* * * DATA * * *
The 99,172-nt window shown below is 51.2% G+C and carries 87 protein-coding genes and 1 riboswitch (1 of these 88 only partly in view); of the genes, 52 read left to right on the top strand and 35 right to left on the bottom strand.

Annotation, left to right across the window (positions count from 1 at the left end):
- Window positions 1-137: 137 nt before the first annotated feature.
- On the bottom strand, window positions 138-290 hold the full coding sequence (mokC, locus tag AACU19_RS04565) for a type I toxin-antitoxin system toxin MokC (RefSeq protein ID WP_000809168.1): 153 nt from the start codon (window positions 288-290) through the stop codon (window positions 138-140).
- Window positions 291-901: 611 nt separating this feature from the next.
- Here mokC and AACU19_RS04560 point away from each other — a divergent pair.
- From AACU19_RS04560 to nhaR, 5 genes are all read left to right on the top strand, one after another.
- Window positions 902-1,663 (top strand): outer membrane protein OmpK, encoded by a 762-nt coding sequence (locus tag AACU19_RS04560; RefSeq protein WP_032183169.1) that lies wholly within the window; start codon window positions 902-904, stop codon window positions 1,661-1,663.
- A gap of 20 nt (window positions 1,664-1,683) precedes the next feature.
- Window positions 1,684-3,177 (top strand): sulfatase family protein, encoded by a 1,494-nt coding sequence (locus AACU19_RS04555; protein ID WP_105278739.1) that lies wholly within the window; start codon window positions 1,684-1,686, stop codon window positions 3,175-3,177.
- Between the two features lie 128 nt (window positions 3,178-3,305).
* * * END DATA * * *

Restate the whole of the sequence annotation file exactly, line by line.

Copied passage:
The 99,172-nt window shown below is 51.2% G+C and carries 87 protein-coding genes and 1 riboswitch (1 of these 88 only partly in view); of the genes, 52 read left to right on the top strand and 35 right to left on the bottom strand.

Annotation, left to right across the window (positions count from 1 at the left end):
- Window positions 1-137: 137 nt before the first annotated feature.
- On the bottom strand, window positions 138-290 hold the full coding sequence (mokC, locus tag AACU19_RS04565) for a type I toxin-antitoxin system toxin MokC (RefSeq protein ID WP_000809168.1): 153 nt from the start codon (window positions 288-290) through the stop codon (window positions 138-140).
- Window positions 291-901: 611 nt separating this feature from the next.
- Here mokC and AACU19_RS04560 point away from each other — a divergent pair.
- From AACU19_RS04560 to nhaR, 5 genes are all read left to right on the top strand, one after another.
- Window positions 902-1,663 (top strand): outer membrane protein OmpK, encoded by a 762-nt coding sequence (locus tag AACU19_RS04560; RefSeq protein WP_032183169.1) that lies wholly within the window; start codon window positions 902-904, stop codon window positions 1,661-1,663.
- A gap of 20 nt (window positions 1,664-1,683) precedes the next feature.
- Window positions 1,684-3,177 (top strand): sulfatase family protein, encoded by a 1,494-nt coding sequence (locus AACU19_RS04555; protein ID WP_105278739.1) that lies wholly within the window; start codon window positions 1,684-1,686, stop codon window positions 3,175-3,177.
- Between the two features lie 128 nt (window positions 3,178-3,305).